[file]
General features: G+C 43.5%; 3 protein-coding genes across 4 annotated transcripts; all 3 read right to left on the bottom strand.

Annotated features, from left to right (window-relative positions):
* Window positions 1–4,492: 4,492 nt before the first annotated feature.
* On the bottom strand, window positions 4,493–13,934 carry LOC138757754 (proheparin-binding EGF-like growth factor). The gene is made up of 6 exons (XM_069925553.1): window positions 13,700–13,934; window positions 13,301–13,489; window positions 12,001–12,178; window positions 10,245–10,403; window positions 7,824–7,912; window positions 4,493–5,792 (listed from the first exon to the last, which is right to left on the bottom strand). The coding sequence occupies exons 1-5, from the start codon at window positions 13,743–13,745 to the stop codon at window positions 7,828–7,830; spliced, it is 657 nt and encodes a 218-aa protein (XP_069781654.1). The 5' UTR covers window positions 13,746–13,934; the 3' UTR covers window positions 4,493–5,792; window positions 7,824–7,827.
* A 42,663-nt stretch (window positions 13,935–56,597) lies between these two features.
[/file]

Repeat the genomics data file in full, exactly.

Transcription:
General features: G+C 43.5%; 3 protein-coding genes across 4 annotated transcripts; all 3 read right to left on the bottom strand.

Annotated features, from left to right (window-relative positions):
* Window positions 1–4,492: 4,492 nt before the first annotated feature.
* On the bottom strand, window positions 4,493–13,934 carry LOC138757754 (proheparin-binding EGF-like growth factor). The gene is made up of 6 exons (XM_069925553.1): window positions 13,700–13,934; window positions 13,301–13,489; window positions 12,001–12,178; window positions 10,245–10,403; window positions 7,824–7,912; window positions 4,493–5,792 (listed from the first exon to the last, which is right to left on the bottom strand). The coding sequence occupies exons 1-5, from the start codon at window positions 13,743–13,745 to the stop codon at window positions 7,828–7,830; spliced, it is 657 nt and encodes a 218-aa protein (XP_069781654.1). The 5' UTR covers window positions 13,746–13,934; the 3' UTR covers window positions 4,493–5,792; window positions 7,824–7,827.
* A 42,663-nt stretch (window positions 13,935–56,597) lies between these two features.